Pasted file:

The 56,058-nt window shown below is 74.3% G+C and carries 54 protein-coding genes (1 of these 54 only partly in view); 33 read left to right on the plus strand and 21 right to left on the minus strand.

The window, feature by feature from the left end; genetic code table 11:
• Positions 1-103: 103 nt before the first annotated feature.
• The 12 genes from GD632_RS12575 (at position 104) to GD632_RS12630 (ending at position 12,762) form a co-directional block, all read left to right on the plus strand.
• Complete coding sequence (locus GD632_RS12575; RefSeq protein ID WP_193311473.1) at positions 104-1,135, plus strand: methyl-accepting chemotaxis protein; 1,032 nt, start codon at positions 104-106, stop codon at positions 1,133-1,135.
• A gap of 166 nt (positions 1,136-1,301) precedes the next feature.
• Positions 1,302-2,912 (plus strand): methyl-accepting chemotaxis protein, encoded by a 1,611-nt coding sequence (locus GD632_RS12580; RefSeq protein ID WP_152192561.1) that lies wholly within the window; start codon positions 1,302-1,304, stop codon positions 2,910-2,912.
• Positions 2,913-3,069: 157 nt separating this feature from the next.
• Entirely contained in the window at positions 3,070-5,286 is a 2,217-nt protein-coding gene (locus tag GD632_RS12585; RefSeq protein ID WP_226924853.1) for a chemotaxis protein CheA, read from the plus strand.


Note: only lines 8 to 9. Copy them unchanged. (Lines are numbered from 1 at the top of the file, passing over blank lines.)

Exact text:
• Positions 2,913-3,069: 157 nt separating this feature from the next.
• Entirely contained in the window at positions 3,070-5,286 is a 2,217-nt protein-coding gene (locus tag GD632_RS12585; RefSeq protein ID WP_226924853.1) for a chemotaxis protein CheA, read from the plus strand.